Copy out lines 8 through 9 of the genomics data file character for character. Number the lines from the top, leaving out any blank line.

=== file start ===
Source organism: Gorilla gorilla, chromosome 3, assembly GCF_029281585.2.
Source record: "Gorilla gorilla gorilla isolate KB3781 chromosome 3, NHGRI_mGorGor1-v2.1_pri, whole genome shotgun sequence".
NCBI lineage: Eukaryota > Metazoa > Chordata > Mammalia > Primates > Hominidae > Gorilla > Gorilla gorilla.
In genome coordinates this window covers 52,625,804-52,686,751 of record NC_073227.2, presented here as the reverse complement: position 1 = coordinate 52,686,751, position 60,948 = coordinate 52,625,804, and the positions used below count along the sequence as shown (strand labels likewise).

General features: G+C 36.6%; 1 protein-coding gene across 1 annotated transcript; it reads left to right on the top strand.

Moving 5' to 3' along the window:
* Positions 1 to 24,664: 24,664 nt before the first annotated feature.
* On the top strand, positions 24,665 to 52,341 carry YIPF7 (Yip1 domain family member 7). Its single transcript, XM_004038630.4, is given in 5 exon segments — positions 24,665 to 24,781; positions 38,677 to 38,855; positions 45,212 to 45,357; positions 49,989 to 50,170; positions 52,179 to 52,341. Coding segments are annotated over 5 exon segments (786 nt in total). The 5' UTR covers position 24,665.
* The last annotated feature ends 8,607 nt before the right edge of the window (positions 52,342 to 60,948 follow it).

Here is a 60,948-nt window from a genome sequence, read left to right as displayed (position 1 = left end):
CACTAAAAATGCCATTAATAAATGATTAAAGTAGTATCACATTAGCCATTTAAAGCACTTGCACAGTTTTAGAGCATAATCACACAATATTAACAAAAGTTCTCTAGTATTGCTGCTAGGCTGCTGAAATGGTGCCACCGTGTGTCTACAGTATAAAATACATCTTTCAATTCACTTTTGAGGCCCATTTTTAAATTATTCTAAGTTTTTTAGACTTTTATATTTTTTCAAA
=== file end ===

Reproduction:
* On the top strand, positions 24,665 to 52,341 carry YIPF7 (Yip1 domain family member 7). Its single transcript, XM_004038630.4, is given in 5 exon segments — positions 24,665 to 24,781; positions 38,677 to 38,855; positions 45,212 to 45,357; positions 49,989 to 50,170; positions 52,179 to 52,341. Coding segments are annotated over 5 exon segments (786 nt in total). The 5' UTR covers position 24,665.
* The last annotated feature ends 8,607 nt before the right edge of the window (positions 52,342 to 60,948 follow it).